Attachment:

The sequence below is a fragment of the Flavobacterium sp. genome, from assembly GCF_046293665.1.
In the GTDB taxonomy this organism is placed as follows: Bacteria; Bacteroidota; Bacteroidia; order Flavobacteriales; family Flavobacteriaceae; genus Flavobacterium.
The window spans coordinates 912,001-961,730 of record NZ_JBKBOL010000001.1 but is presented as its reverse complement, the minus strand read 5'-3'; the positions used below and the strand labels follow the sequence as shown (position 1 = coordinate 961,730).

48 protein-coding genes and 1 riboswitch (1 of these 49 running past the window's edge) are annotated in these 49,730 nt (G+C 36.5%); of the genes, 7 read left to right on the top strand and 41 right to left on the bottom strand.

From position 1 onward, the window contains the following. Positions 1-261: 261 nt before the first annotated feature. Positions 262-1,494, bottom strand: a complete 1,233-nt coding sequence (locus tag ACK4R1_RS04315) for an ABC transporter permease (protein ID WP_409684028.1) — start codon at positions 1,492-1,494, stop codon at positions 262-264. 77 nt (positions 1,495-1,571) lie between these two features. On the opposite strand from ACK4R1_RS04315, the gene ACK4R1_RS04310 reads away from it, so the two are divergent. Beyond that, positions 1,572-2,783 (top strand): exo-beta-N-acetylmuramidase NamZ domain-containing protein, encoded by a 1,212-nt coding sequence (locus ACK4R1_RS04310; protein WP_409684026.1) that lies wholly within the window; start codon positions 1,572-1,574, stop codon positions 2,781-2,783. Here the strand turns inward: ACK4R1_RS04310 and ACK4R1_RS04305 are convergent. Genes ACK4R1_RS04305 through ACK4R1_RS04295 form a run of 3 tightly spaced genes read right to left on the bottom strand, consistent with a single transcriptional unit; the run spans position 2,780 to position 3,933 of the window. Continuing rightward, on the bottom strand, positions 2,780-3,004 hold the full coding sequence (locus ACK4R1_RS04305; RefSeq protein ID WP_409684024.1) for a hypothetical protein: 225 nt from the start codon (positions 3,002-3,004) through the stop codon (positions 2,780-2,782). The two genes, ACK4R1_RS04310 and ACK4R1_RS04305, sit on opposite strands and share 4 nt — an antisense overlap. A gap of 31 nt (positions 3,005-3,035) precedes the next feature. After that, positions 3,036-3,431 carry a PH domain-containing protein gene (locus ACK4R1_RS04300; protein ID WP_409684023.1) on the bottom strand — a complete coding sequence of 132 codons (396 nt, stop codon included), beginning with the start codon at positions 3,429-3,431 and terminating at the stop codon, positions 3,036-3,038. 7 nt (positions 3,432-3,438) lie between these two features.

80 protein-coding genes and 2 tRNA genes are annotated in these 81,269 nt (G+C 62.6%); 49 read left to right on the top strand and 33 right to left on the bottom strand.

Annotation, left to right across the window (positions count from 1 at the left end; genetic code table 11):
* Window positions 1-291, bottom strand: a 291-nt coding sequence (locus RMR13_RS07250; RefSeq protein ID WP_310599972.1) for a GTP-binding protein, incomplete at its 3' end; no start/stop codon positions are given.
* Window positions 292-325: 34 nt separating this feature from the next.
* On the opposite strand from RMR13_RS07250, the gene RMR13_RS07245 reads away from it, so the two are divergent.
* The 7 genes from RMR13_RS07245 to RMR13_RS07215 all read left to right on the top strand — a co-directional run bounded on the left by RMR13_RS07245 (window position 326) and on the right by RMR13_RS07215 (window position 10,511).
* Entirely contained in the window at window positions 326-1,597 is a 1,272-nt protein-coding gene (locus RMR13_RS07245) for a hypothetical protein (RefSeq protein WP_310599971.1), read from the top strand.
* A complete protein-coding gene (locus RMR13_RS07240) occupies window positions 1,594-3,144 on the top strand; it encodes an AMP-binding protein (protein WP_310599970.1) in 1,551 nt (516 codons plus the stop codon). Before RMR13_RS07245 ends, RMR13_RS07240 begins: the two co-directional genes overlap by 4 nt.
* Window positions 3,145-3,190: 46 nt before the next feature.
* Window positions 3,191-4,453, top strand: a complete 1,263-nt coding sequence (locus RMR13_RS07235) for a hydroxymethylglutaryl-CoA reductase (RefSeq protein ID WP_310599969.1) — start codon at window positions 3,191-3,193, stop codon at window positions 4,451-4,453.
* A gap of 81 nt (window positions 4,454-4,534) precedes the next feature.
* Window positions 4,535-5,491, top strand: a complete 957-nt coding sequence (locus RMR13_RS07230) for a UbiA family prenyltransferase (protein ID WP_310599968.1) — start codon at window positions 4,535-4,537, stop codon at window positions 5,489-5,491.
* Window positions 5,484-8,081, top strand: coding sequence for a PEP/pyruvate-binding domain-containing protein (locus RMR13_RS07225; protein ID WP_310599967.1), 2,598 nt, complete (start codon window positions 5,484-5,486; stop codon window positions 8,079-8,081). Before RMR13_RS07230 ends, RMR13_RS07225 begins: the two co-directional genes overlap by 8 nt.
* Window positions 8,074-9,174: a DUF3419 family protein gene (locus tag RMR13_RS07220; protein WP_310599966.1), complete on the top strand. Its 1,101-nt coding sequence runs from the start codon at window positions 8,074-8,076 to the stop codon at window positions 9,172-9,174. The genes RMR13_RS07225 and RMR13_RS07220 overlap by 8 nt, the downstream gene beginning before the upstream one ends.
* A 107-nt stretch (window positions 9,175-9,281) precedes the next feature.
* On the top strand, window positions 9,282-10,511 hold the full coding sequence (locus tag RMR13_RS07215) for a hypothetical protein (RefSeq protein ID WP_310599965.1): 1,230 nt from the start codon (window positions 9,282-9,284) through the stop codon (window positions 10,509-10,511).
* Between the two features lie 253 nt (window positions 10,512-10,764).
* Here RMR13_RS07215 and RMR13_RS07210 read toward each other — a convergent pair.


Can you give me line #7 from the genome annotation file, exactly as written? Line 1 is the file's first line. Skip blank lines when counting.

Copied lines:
Annotation, left to right across the window (positions count from 1 at the left end; genetic code table 11):